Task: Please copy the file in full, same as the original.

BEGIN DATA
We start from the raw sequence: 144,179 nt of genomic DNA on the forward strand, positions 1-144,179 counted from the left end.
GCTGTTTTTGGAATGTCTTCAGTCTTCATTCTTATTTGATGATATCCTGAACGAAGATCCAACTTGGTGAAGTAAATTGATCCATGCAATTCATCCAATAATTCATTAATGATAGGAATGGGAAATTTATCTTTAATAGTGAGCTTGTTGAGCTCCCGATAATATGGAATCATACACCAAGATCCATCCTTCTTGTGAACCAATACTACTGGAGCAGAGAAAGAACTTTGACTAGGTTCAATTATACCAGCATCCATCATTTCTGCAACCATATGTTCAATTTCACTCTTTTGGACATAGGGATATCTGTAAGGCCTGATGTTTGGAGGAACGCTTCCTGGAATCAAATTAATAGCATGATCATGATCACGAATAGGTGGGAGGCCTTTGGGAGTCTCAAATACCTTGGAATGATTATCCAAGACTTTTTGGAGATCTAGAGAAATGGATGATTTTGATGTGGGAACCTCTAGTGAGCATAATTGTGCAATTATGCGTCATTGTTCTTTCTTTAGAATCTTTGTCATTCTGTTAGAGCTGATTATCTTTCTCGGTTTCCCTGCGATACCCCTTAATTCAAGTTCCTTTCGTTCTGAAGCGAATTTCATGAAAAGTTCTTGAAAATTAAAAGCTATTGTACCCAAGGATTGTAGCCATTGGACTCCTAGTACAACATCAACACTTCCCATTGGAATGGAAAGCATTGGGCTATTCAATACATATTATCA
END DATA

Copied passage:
We start from the raw sequence: 144,179 nt of genomic DNA on the forward strand, positions 1-144,179 counted from the left end.
GCTGTTTTTGGAATGTCTTCAGTCTTCATTCTTATTTGATGATATCCTGAACGAAGATCCAACTTGGTGAAGTAAATTGATCCATGCAATTCATCCAATAATTCATTAATGATAGGAATGGGAAATTTATCTTTAATAGTGAGCTTGTTGAGCTCCCGATAATATGGAATCATACACCAAGATCCATCCTTCTTGTGAACCAATACTACTGGAGCAGAGAAAGAACTTTGACTAGGTTCAATTATACCAGCATCCATCATTTCTGCAACCATATGTTCAATTTCACTCTTTTGGACATAGGGATATCTGTAAGGCCTGATGTTTGGAGGAACGCTTCCTGGAATCAAATTAATAGCATGATCATGATCACGAATAGGTGGGAGGCCTTTGGGAGTCTCAAATACCTTGGAATGATTATCCAAGACTTTTTGGAGATCTAGAGAAATGGATGATTTTGATGTGGGAACCTCTAGTGAGCATAATTGTGCAATTATGCGTCATTGTTCTTTCTTTAGAATCTTTGTCATTCTGTTAGAGCTGATTATCTTTCTCGGTTTCCCTGCGATACCCCTTAATTCAAGTTCCTTTCGTTCTGAAGCGAATTTCATGAAAAGTTCTTGAAAATTAAAAGCTATTGTACCCAAGGATTGTAGCCATTGGACTCCTAGTACAACATCAACACTTCCCATTGGAATGGAAAGCATTGGGCTATTCAATACATATTATCA